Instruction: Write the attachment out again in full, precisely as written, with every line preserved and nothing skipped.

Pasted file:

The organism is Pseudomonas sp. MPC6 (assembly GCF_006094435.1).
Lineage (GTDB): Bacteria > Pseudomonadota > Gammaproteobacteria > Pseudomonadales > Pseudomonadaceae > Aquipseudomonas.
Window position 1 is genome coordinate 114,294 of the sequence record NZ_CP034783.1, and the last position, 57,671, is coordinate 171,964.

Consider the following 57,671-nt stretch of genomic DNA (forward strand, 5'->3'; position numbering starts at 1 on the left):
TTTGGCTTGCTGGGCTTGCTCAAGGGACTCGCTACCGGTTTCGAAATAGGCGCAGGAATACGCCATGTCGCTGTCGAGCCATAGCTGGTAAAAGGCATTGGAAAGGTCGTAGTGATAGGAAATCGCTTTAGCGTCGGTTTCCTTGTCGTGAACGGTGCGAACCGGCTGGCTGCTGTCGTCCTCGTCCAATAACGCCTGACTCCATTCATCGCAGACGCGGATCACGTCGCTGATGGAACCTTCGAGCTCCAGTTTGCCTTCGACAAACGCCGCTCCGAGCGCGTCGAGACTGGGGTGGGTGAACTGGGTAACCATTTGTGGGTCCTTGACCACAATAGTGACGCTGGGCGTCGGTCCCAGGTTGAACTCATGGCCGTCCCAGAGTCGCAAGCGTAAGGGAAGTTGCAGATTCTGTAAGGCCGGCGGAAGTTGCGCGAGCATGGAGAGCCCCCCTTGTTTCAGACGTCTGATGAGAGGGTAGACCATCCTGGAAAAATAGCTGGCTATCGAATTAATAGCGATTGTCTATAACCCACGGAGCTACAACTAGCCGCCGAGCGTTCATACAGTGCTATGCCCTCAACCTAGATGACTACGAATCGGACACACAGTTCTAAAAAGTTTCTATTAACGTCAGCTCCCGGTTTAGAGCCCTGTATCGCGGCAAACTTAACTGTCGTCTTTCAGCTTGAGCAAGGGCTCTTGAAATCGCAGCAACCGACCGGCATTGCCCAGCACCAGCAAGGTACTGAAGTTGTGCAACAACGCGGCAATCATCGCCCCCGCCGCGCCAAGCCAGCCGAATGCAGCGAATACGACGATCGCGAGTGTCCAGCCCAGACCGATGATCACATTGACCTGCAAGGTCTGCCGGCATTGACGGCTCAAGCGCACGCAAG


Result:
The organism is Pseudomonas sp. MPC6 (assembly GCF_006094435.1).
Lineage (GTDB): Bacteria > Pseudomonadota > Gammaproteobacteria > Pseudomonadales > Pseudomonadaceae > Aquipseudomonas.
Window position 1 is genome coordinate 114,294 of the sequence record NZ_CP034783.1, and the last position, 57,671, is coordinate 171,964.

Consider the following 57,671-nt stretch of genomic DNA (forward strand, 5'->3'; position numbering starts at 1 on the left):
TTTGGCTTGCTGGGCTTGCTCAAGGGACTCGCTACCGGTTTCGAAATAGGCGCAGGAATACGCCATGTCGCTGTCGAGCCATAGCTGGTAAAAGGCATTGGAAAGGTCGTAGTGATAGGAAATCGCTTTAGCGTCGGTTTCCTTGTCGTGAACGGTGCGAACCGGCTGGCTGCTGTCGTCCTCGTCCAATAACGCCTGACTCCATTCATCGCAGACGCGGATCACGTCGCTGATGGAACCTTCGAGCTCCAGTTTGCCTTCGACAAACGCCGCTCCGAGCGCGTCGAGACTGGGGTGGGTGAACTGGGTAACCATTTGTGGGTCCTTGACCACAATAGTGACGCTGGGCGTCGGTCCCAGGTTGAACTCATGGCCGTCCCAGAGTCGCAAGCGTAAGGGAAGTTGCAGATTCTGTAAGGCCGGCGGAAGTTGCGCGAGCATGGAGAGCCCCCCTTGTTTCAGACGTCTGATGAGAGGGTAGACCATCCTGGAAAAATAGCTGGCTATCGAATTAATAGCGATTGTCTATAACCCACGGAGCTACAACTAGCCGCCGAGCGTTCATACAGTGCTATGCCCTCAACCTAGATGACTACGAATCGGACACACAGTTCTAAAAAGTTTCTATTAACGTCAGCTCCCGGTTTAGAGCCCTGTATCGCGGCAAACTTAACTGTCGTCTTTCAGCTTGAGCAAGGGCTCTTGAAATCGCAGCAACCGACCGGCATTGCCCAGCACCAGCAAGGTACTGAAGTTGTGCAACAACGCGGCAATCATCGCCCCCGCCGCGCCAAGCCAGCCGAATGCAGCGAATACGACGATCGCGAGTGTCCAGCCCAGACCGATGATCACATTGACCTGCAAGGTCTGCCGGCATTGACGGCTCAAGCGCACGCAAG